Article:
FOR YEARS, AS coordinator of the West Seattle Grand Parade, Jim Edwards had to rely on the sight, the howls and the hope. “I was just looking down the street and I was like, ‘I hope everything is fine over there,’” he recalls. When the West Seattle Amateur Radio Club had an entry in the parade, they asked if they could use their help.
The following year he had obtained a radio operator’s license and, “it has only continued since then,” he said. He hangs his radios and a laptop computer on his motorcycle, which he now uses as a mobile base.
For amateur radio operators, connecting from separate locations has always been part of the fun. With in-person socialization being temporarily absent during the pandemic, this is even more important.
In addition to their regular events, the West Seattle club added a daily noon recording last year to give everyone an extra chance to say hello and let others know if they need anything.
“If we haven’t heard from someone in a while, someone might come knocking on their door and ask, ‘Are you alright? “Says Edwards.” We’re watching each other. “
The West Seattle club is one of the few in the Puget Sound area, which I learned has an extensive network of radio infrastructure. (To find a club, go to the American Radio Relay League website.)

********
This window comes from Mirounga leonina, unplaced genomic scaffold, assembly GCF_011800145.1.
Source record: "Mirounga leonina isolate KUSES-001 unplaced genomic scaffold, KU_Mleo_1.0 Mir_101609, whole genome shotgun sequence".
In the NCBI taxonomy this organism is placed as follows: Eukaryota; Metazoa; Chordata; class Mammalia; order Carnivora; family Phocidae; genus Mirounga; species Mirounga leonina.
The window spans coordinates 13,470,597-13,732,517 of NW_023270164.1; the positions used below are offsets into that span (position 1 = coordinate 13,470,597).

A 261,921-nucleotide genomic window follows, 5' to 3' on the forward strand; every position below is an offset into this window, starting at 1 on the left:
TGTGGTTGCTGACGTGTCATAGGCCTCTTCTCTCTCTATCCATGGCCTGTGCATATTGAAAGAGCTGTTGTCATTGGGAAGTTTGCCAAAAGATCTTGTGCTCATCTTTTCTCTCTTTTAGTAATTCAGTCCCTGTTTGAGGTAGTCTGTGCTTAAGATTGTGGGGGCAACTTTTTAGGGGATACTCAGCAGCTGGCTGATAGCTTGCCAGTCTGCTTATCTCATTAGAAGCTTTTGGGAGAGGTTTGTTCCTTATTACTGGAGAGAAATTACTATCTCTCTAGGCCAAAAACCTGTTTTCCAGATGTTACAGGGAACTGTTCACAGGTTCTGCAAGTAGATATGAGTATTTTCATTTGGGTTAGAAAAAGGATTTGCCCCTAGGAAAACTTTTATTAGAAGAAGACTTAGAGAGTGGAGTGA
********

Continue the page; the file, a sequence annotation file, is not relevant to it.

In some ways, ham radio is the perfect pandemic activity. It’s always been about reaching through space to connect with people who aren’t physically nearby.
“I think it does a really good job of building community at all levels,” said Curt Black, the current president of the West Seattle club. People of different ages, backgrounds and physical abilities can use it to connect.
The club usually has a few meetings a month (meetings are online these days). Sometimes members arrive early and stay late to help each other with technical issues or answer questions.
When I think of amateur radio, I think of sending a message through radio waves, all over the world, to eventually connect with a random person on the other side of the earth. And people from as far away as Australia have used repeaters in Seattle to connect.
But much of what amateur radio operators do is more local. Some are trained to help in an emergency or disaster; Black says local radio operators helped coordinate rescue efforts after the Oso landslide, for example.
They also teach those new to radio and help them prepare for the tests required to obtain various FCC licenses. (I was a little sad to learn that Morse code is no longer required. But if you like acronyms, you’re very lucky.)
Online resources like hamstudy.org make it easy to get started, but other radio fans are always ready to answer questions and help newbies figure out how to apply their knowledge in the real world. “It’s what I would describe as lifelong learning, and that’s what I love the most,” says Black.
It’s also not as old-fashioned a hobby as I would have thought: although you can use old-fashioned equipment if you want, computers and Wi-Fi are part of the arsenal. modern radio equipment. “When people get down to it and find out what the capabilities are, they’re blown away,” Edwards says. “That’s what’s fun – finding out what they can do with it. “